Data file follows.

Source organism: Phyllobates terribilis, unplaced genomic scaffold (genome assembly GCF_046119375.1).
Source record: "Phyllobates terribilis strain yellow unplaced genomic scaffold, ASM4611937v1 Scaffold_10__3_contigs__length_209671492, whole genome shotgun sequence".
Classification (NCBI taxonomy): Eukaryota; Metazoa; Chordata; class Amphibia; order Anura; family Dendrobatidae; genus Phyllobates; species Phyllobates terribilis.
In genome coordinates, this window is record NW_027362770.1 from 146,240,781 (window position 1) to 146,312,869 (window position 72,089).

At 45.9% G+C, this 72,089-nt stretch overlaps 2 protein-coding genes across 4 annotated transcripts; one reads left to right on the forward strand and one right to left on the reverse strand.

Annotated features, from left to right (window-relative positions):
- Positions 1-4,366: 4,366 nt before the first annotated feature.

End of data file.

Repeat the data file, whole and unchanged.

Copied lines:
Source organism: Phyllobates terribilis, unplaced genomic scaffold (genome assembly GCF_046119375.1).
Source record: "Phyllobates terribilis strain yellow unplaced genomic scaffold, ASM4611937v1 Scaffold_10__3_contigs__length_209671492, whole genome shotgun sequence".
Classification (NCBI taxonomy): Eukaryota; Metazoa; Chordata; class Amphibia; order Anura; family Dendrobatidae; genus Phyllobates; species Phyllobates terribilis.
In genome coordinates, this window is record NW_027362770.1 from 146,240,781 (window position 1) to 146,312,869 (window position 72,089).

At 45.9% G+C, this 72,089-nt stretch overlaps 2 protein-coding genes across 4 annotated transcripts; one reads left to right on the forward strand and one right to left on the reverse strand.

Annotated features, from left to right (window-relative positions):
- Positions 1-4,366: 4,366 nt before the first annotated feature.